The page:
Muslim racism and imperialism
Power and exclusion

The outpouring of solidarity worldwide following the violent death of George Floyd should prompt us to step back and fundamentally question racist structures and privileges based on injustice – wherever they exist in the world. An essay by Tayfun Guttstadt

The recent global show of solidarity and sympathy with both the historical and ongoing day-to-day suffering of the Black population in the USA was of a magnitude not seen in a long time. Protests broke out in far-flung areas outside the USA and Europe. Displays of solidarity were particularly marked in the Middle East and in Middle Eastern communities in Europe and the USA, where people also see themselves as being victims of racism at the hands of northern Whites, as historically oppressed peoples who are now crying out for justice with the same vehemence and rage as the Blacks.

Foremost among them are Kurds and Palestinians, who have not shrunk from drawing parallels between their own cause and the struggle of Blacks in the USA – mostly claiming that they suffer in equal measure. But it is not only Kurds and Palestinians that feel this way; most people in the Middle East feel that Blacks are not the only victims of racism. This may be true to a certain extent, but it has the effect of distracting from a very real problem: racism within their own communities.

A centuries-long tradition of slavery

For nearly a millennium, Muslims from the Middle East dominated the Mediterranean region and large stretches of Africa and Asia. During that time, they enslaved millions of people, not only but mainly people with black skin. Those sold at slave markets to be shipped all over the world came predominantly from Sub-Saharan Africa. Their enslavement was in line with existing laws that were mostly written and adopted by the ancestors of today's Kurds, Turks and Arabs.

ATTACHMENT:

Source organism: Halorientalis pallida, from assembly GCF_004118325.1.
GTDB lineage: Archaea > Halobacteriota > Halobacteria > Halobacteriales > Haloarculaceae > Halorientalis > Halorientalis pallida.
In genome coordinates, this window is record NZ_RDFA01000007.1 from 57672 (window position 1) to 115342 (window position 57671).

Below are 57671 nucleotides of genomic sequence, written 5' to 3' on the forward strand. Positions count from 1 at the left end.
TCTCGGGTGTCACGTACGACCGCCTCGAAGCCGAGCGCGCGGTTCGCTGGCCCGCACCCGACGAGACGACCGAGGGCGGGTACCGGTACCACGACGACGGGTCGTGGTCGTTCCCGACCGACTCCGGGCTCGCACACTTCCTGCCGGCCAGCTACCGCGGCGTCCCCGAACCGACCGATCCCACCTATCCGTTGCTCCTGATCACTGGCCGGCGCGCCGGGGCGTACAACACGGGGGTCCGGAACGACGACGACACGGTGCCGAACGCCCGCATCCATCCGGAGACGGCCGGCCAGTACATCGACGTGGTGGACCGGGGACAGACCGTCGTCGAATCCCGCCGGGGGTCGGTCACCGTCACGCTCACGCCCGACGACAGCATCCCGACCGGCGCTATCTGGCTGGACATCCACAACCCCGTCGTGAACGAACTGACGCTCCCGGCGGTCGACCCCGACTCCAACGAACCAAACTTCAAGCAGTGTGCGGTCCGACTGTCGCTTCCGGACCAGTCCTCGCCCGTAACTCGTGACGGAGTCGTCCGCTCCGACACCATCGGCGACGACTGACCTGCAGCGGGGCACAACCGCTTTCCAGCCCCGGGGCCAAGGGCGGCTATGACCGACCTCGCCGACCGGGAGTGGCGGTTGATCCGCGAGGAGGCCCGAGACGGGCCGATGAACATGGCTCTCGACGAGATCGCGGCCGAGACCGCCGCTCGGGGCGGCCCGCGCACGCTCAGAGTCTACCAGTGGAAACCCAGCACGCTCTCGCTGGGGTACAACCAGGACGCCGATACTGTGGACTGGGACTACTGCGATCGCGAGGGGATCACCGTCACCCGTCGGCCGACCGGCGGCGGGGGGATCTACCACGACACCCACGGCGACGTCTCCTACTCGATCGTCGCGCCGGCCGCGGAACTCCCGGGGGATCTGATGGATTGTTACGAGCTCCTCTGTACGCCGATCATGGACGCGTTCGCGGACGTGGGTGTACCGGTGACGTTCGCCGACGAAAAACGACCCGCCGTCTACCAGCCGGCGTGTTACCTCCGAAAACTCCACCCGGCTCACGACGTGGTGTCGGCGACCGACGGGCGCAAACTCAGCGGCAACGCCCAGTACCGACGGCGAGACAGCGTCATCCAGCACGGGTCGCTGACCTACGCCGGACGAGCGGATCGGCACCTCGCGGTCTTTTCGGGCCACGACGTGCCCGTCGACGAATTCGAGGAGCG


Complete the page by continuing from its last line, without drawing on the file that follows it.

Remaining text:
Black people were enslaved as servants, workers and soldiers, with no consideration for their lives, health or state of mind. Black men were often castrated to make them suitable as guards or servants in harems or affluent households.

To this day, Blacks are still at the bottom of the social hierarchy – they are demeaned, have fewer job opportunities, are jokingly referred to as "slaves" or eunuchs, and in times of social unrest such as the Arab Spring, they are often the target of physical violence.

Although slavery has been officially abolished in almost all countries of the Middle East, structural inequalities persist – just as they do in the USA and Europe – preventing Blacks from participating in social life and accumulating wealth. Blacks are almost never seen in leadership positions or on television, and non-Black parents do not want their children to marry Blacks.

Illustration dating from 1878 depicting a slave market in Zanzibar (picture: picture-alliance/dpa/K. Walsh)
Illustration dating from 1878 depicting a slave market in Zanzibar. Starting in the seventeenth century, the slave trade boomed in East Africa. Around this time, a growing number of traders from Oman settled in Zanzibar, as a result of which the islands of the Zanzibar Archipelago began to play an increasingly important role in the international trade in both goods and slaves. The slave market there became the largest in East Africa

Bilal: the token Black in Muslim historiography

By highlighting individual Blacks who played important roles in the early days of Islam or in the Ottoman Army, possibly even gaining a degree of renown, all this is meant to be forgotten. But it doesn't stop there: the history of Islam is also "whitewashed" or "brownwashed". Just as northern Christians imagine Jesus as a curly-haired blond youth with snow-white skin – a thoroughly implausible notion – early Muslims are all pictured as Arabs, except for Bilal, who is more or less the token Black in Islamic historiography. One of the first converts, Bilal's beautiful voice brought him fame as a muezzin and he has ever after been put forth as the shining example of the supposedly unchanging egalitarianism of Islam.

In some African countries, the oppression and exploitation of the Black population by Muslims has been a subject of intense debate for a long time. According to some activists, the Muslim conquest was every bit as devastating for Africa as European colonialism, if not more so. Nevertheless, the point of this article is not to compare and contrast these historically and structurally very disparate phenomena.

The point instead is to acknowledge the complexity of human history and the omnipresence of oppression, exploitation and discrimination. Even before European imperialism, the world was by no means free of claims to superiority or exclusion and hatred on the basis of skin colour, religion, language or origin.

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